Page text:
Fifty-six years ago, World War II, the bloodiest conflict in history, came to an end. In that war, commemorated by young and old as one of the most solemn holidays in Russia, tens of millions of Russians and others lost their lives. In that war, as well, the Soviet Union and the United States were allies, albeit for reasons of necessity.
As TV screens are once again filled with images of U.S. and Russian soldiers shaking hands on the Oder river, some words are called for on the subject of current Russian-American relations. In particular, the "hard line" toward Russia and apparent attempts on the part of the United States to drive it into the status of semi-rogue statehood.
Amid all the bluster in Washington, one thing is clear: Washington will not accept any challenge to its self-designated role as unilateral rule-giver, not from its European allies and certainly not from Russia or China. Also clear is the attempt to demonize Russia one of the most vociferous objectors to U.S. policy on issues such as National Missile Defense and NATO expansion as somehow being "dangerous."
Leave aside for the moment the question as to whether the controversial U.S. proposals will actually work in that country's interests. (The dubious feasibility of NMD, for one, makes one entertain the question of whether the phrase "American national interests" might well be serving as a synonym for "the interests of Americans who hold shares in defense-contractor companies.") What is really disturbing is that this vision of global political order is being force-fed on the community of nations by a leader and administration of dubious integrity, intelligence and intentions.
It may well be that this is mostly rhetorical posturing on the part of a president attempting to appear tough and an administration anxious to find or concoct justifications for its policies. For the umpteenth time in the last 15 years, the Cold War has been declared over. President George W. Bush made it a point to mention to Vladimir Putin, in his convoluted English and logic, that "it's important to think beyond the old days of when we had the concept that if we blew each other up, the world would be safe."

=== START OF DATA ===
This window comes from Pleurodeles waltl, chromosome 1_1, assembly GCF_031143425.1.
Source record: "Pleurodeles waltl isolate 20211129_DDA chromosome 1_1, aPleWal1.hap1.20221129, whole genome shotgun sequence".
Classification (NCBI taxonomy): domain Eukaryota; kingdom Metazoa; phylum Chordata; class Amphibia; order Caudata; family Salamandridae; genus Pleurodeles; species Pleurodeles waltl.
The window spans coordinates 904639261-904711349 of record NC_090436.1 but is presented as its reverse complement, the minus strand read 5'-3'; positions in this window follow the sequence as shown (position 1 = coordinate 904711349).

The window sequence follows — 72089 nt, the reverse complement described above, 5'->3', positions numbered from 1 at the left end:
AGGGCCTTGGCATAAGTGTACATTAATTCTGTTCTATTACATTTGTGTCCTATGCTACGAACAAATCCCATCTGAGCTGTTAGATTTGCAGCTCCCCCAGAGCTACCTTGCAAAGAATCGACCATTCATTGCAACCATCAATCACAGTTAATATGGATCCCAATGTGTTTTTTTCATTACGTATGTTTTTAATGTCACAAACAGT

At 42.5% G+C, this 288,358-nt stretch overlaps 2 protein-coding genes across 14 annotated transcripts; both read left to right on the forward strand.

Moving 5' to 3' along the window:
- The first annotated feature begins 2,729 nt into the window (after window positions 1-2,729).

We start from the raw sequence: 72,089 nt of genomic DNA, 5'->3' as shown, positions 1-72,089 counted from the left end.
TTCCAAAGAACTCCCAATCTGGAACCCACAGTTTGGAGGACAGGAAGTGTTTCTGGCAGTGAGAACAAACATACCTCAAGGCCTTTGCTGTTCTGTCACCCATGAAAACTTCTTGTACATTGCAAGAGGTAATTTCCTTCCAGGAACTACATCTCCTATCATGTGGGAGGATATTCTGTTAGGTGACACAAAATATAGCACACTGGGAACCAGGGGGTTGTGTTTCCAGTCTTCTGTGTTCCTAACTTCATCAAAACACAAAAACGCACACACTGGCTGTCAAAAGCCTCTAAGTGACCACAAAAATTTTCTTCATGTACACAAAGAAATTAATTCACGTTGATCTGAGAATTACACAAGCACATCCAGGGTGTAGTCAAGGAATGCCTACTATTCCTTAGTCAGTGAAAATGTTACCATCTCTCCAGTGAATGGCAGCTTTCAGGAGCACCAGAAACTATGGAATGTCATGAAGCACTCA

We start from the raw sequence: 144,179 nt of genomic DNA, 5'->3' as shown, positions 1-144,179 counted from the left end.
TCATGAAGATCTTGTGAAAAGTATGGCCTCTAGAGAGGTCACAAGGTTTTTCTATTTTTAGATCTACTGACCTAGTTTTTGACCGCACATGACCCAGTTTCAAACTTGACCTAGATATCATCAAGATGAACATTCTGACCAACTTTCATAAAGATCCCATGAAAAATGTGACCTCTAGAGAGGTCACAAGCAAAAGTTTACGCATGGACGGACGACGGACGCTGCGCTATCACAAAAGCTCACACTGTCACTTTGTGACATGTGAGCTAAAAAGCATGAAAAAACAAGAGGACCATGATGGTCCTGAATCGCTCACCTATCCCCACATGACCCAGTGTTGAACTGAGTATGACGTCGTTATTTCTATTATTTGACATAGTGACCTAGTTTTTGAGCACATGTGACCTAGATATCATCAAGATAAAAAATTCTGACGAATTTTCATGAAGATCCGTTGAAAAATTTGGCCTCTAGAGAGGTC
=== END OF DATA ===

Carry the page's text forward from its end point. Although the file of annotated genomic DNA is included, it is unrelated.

The truth is that hostility and the doctrine of mutually assured destruction have been dead for decades, and it is shocking that a young president in this new century would rake up the demons of Cold War long-since buried. The greater danger now seems to be the extent to which the United States is disengaged from reality and the likelihood that it will bring about the very conditions that it claims to be concerned about.
First of all, though broad segments of the Russian political elite have, for domestic political reasons, been trying, largely unsuccessfully, to whip up anti-American feeling, in reality Russia's foreign policy toward the United States and its allies has been largely reactive. NATO intends to expand eastward; Russia opposes it. The United States plans to develop NMD; Russia voices its objections. Caspian oil catches the eye of American policymakers; Russia takes countermeasures. The United States wishes to continue sanctions against Iraq; Russia wants to end them.
These are not the actions of a dangerous aggressor, but of a country defending its interests mostly economic. Russia is no longer an expansionist state with imperial ambitions. It has confined itself by and large to matters of its own social, political and economic security just as any country with a rational leadership would. Vying with American attempts to co-opt Caspian oil is hardly posing a danger to vital U.S. interests. Nor is objecting to American attempts to woo Ukraine or other former Soviet Republics.
Second, while weak at present, Russia is by no means down and is not likely to drop dead at the first display of U.S. ire or pressure. Once alienated from the West, it can now turn to seek allies everywhere. If the United States is really worried about Russia selling weapons to Iran or joining in anti-American blocs with countries such as China, it could do no better than issue a serious and immediate demarche to its own State Department.
The veterans and millions of younger Russians out there on parks and streets, by and large, bear no animosity toward the West in general, the Germans and especially the American public. It is these very people, after all, who helped defeat the scourge of fascism. Nor do most American citizens seem to have anything against Russians.
Let us remember, both for their sake and that of the world, that harsh words and harsh actions by the leaders will reap harsh consequences.